Live Link:  Senator Coburn

Sep 15 2010

Growing an Already Disjointed and Duplicative Federal Government 

In 2008, GAO testified before a House subcommittee that “FDA is one of 15 agencies that collectively administer at least 30 laws related to food safety. This fragmentation is the key reason GAO added the federal oversight of food safety to its High-Risk Series in January 2007 and called for a government wide reexamination of the food safety system. We have reported on problems with this system—including inconsistent oversight, ineffective coordination, and inefficient use of resources.”

Specifically, GAO found that in 2003, FDA and USDA activities included overlapping and duplicative inspections of 1,451 domestic food-processing facilities that produce foods regulated by both agencies. This GAO testimony came on the heels of a 2005 GAO report that identified significant overlap in food safety activities conducted by USDA and the FDA, and to some extent the EPA and National Marine Fisheries Service (NMFS), including “71 interagency agreements [to coordinate overlapping activities] that the agencies entered into… However, the agencies have weak mechanisms for tracking these agreements that…lead to ineffective implementation.” 

This overlap was evident in the egg salmonella scare. The Wall Street Journal reported (USDA Graders Saw Bugs and Trash at Egg Producer; Didn’t Tell FDA) that U.S. Department of Agriculture experts knew about sanitary problems at one of the two Iowa farms at the center of a massive nationwide egg recall, but did not notify health authorities.) USDA inspects farms and gives eggs their “Grade A” label, while the FDA technically is tasked with the safety of the final egg product.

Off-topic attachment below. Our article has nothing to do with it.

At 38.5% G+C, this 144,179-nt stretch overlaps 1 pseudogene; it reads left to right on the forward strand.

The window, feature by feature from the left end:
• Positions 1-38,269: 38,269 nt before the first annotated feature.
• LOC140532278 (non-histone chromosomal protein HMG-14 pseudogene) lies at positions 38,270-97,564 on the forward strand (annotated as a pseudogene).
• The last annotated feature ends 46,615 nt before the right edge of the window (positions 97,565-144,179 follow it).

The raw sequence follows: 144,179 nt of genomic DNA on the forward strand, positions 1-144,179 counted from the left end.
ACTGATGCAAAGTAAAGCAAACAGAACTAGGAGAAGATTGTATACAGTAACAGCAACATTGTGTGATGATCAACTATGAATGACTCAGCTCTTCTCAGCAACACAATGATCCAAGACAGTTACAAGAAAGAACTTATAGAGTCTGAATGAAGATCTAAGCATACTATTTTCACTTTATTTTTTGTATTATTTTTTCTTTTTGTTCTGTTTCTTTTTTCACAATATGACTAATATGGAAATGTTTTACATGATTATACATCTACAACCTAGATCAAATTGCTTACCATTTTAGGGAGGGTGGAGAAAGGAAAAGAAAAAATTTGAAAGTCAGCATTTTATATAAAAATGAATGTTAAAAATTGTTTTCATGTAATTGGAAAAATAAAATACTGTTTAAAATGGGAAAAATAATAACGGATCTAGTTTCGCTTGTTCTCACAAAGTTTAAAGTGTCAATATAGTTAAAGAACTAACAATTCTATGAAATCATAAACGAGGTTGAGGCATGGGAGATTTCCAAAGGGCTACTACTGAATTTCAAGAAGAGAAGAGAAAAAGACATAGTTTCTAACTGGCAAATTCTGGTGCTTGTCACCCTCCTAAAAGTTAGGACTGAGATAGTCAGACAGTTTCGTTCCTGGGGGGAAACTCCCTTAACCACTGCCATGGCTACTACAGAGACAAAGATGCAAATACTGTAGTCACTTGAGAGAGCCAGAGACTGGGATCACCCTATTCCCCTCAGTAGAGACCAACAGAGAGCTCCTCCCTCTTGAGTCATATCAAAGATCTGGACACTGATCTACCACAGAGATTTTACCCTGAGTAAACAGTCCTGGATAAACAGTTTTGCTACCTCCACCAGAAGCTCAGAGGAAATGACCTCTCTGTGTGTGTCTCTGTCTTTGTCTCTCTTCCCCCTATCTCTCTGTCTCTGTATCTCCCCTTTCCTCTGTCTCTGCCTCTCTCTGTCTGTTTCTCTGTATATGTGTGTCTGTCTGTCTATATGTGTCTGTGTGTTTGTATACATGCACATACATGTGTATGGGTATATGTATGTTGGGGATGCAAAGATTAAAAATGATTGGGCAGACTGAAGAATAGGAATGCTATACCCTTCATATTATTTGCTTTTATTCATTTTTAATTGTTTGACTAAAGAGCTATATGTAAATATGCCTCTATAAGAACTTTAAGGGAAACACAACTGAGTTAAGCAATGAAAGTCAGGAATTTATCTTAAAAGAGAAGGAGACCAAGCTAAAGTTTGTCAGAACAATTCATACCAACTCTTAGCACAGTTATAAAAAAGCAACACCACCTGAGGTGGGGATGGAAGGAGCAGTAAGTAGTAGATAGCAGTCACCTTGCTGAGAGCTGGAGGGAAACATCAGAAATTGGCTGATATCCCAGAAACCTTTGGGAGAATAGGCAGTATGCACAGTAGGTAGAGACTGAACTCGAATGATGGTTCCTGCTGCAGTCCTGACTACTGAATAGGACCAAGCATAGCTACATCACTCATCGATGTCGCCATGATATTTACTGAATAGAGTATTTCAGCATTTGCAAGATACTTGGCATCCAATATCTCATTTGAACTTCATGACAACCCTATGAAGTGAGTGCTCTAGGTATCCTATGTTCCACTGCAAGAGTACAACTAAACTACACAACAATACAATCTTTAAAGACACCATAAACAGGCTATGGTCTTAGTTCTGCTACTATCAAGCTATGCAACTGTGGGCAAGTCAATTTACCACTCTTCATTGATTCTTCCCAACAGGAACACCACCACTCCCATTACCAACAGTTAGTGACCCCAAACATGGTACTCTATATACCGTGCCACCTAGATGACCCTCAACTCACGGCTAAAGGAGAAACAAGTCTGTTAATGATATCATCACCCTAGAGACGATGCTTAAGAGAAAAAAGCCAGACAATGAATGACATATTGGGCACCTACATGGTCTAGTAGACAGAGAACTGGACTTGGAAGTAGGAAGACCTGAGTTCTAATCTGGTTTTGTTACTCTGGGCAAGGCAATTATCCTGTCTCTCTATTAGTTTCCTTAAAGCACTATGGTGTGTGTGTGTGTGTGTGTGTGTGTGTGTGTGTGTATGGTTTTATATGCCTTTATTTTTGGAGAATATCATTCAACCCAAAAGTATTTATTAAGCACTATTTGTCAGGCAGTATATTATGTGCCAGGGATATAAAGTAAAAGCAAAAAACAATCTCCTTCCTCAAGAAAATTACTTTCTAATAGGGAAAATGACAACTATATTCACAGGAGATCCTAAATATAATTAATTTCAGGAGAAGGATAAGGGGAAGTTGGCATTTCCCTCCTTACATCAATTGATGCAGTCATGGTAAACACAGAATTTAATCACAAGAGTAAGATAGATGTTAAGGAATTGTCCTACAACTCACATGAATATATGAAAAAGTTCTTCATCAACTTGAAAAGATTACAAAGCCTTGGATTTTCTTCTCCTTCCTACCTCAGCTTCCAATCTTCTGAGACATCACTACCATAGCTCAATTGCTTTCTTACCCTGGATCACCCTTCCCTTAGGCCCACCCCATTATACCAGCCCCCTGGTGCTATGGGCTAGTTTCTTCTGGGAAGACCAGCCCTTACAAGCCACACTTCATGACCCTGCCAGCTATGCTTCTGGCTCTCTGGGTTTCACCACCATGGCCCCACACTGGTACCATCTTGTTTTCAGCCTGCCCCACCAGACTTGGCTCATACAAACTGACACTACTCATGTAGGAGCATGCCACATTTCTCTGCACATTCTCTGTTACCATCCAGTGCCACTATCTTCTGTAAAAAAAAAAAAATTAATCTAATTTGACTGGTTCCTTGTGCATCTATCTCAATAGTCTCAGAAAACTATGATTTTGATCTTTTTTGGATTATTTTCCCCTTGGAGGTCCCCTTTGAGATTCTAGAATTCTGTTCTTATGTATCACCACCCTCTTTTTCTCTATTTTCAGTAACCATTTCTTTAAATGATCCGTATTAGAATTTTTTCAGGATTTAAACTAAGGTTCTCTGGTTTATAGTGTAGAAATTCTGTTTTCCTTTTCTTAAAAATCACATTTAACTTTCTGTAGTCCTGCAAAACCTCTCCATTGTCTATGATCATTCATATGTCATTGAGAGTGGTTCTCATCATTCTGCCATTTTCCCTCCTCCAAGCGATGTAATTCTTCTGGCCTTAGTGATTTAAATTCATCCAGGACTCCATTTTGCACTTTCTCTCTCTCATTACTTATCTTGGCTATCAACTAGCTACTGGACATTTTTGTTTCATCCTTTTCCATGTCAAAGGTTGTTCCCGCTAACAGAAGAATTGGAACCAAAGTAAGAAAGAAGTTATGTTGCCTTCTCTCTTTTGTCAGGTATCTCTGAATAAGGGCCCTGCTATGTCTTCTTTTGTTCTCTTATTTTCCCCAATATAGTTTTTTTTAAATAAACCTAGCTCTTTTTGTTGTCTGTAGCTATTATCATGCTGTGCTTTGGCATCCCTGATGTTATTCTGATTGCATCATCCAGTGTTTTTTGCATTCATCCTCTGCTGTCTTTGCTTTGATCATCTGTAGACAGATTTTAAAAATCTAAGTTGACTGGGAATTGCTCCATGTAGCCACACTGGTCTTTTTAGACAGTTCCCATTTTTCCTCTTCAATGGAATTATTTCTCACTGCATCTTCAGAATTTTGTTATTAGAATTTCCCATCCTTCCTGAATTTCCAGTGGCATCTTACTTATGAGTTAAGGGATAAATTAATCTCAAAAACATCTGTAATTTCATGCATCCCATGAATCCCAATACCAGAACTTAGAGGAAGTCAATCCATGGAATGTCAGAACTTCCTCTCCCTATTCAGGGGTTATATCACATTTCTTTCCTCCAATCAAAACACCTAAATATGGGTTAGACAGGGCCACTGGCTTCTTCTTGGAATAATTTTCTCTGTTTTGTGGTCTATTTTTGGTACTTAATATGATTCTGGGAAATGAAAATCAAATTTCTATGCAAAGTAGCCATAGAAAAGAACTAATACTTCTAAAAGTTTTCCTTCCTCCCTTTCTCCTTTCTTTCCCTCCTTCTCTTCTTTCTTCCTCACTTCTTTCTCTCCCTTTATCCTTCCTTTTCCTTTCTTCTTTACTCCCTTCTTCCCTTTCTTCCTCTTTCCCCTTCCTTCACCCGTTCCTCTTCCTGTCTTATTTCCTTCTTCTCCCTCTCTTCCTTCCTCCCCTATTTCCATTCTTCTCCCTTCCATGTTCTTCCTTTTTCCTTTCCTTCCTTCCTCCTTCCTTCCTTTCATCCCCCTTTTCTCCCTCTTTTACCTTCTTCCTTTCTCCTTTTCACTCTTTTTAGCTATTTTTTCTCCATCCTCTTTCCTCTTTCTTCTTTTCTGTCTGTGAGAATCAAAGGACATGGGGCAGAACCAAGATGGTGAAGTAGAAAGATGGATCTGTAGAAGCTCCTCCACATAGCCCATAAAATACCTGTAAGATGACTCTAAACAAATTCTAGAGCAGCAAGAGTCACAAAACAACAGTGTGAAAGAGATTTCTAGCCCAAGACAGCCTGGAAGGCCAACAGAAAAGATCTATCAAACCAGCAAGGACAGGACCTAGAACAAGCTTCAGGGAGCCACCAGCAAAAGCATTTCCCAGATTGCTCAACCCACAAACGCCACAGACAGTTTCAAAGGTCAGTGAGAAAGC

This discrepancy was the impetus behind an egg safety rule originally promulgated 10 years ago by the FDA. Unfortunately, three administrations sat on the proposed rule without finalizing and implementing it. FDA Commissioner Dr. Hamburg stated, “We believe that had these rules been in place at an earlier time, it would have very likely enabled us to identify the problems on this farm before this kind of outbreak occurred.” A lack of regulatory bill isn’t the problem.

Charging the Bill to our Children and Grandchildren  More